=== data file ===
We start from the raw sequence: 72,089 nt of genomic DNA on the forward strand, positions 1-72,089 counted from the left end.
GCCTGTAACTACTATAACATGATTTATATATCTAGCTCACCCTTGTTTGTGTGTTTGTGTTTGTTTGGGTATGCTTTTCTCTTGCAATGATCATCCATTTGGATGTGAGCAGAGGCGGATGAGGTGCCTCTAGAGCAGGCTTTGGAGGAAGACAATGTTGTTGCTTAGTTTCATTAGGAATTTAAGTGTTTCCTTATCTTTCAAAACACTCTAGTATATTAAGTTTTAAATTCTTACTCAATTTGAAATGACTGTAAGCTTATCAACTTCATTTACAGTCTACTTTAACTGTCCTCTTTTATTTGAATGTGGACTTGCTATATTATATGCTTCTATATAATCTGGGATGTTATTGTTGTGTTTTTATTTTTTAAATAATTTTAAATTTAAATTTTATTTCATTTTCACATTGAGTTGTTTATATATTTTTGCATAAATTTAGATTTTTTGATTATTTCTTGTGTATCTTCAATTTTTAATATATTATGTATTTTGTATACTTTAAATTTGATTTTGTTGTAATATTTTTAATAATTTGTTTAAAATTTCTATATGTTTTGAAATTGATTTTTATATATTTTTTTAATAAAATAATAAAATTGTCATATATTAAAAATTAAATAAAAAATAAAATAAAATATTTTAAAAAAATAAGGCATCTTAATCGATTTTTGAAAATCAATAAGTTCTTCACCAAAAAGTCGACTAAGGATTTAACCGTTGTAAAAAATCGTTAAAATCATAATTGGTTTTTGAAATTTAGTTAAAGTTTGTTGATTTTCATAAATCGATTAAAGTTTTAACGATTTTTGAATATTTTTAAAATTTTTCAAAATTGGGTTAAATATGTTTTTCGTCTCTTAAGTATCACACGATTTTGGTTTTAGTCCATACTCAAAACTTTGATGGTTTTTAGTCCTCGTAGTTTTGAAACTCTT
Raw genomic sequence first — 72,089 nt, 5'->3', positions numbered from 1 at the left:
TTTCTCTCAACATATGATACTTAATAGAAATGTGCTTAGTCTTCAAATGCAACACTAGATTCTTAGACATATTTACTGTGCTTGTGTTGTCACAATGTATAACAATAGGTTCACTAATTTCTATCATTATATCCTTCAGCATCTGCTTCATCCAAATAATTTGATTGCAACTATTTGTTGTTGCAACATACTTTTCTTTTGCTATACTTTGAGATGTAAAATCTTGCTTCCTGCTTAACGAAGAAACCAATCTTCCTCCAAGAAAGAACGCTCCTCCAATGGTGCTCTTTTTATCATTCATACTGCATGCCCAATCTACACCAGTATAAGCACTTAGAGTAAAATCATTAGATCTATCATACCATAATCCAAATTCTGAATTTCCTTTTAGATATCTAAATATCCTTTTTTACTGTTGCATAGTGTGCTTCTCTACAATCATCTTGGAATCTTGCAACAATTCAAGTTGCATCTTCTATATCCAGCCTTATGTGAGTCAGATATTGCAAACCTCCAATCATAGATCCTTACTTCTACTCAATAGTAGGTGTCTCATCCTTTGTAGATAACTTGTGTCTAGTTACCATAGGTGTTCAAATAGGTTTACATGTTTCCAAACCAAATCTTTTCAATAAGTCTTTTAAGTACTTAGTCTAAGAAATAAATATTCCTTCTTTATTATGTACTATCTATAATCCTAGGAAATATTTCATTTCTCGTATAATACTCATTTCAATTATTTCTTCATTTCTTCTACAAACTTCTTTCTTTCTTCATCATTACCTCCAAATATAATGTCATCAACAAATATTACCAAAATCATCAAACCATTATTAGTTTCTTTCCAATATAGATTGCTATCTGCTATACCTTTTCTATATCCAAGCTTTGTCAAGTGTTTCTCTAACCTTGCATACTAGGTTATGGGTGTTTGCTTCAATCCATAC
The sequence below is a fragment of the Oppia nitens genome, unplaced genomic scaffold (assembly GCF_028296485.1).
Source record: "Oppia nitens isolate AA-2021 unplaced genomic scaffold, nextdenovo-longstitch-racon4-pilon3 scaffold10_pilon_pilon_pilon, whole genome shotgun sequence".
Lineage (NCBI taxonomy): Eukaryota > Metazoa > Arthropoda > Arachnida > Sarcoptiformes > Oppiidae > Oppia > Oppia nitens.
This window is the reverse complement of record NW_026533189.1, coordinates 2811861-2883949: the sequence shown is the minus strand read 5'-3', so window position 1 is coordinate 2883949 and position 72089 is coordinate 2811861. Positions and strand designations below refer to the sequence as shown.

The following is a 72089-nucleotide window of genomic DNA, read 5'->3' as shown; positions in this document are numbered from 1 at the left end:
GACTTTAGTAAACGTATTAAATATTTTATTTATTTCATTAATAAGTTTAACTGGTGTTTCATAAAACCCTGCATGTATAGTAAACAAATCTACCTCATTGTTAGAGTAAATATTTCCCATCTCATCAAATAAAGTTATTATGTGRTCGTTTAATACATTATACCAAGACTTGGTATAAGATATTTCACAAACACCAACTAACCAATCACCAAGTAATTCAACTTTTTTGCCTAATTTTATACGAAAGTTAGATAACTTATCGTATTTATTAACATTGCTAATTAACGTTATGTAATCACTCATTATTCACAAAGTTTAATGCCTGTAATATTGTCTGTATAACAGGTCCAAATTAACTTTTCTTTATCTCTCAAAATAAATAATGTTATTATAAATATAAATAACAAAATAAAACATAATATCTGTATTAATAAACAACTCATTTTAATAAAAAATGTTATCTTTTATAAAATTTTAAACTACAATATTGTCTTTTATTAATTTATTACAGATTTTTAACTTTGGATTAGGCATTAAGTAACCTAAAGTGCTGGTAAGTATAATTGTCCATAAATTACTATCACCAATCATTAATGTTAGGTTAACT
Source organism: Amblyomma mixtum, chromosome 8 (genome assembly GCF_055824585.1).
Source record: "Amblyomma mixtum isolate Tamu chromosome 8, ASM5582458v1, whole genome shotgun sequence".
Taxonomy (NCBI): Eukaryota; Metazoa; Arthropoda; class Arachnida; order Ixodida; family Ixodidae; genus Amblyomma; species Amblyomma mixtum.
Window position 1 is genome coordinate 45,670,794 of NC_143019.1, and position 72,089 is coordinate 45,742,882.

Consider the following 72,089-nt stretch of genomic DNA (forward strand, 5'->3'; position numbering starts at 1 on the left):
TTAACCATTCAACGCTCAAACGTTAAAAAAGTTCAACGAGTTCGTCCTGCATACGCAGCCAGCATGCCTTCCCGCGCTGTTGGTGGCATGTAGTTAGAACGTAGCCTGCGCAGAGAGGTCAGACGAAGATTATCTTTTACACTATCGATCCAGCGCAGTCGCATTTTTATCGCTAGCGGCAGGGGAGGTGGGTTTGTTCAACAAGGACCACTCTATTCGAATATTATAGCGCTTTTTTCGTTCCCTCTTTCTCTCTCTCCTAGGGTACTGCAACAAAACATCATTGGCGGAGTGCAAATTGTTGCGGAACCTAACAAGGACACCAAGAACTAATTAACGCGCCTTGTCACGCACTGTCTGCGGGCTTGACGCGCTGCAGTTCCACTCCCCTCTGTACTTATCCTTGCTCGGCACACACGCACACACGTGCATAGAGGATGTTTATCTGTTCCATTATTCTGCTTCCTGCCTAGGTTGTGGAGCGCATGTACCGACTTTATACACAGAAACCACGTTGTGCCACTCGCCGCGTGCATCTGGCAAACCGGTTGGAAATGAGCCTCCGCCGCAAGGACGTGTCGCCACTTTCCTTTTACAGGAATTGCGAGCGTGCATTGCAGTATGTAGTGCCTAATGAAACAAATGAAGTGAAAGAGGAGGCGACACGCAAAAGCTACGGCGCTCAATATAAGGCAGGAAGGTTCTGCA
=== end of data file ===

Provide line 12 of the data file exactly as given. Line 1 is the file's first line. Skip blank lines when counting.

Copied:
Source record: "Amblyomma mixtum isolate Tamu chromosome 8, ASM5582458v1, whole genome shotgun sequence".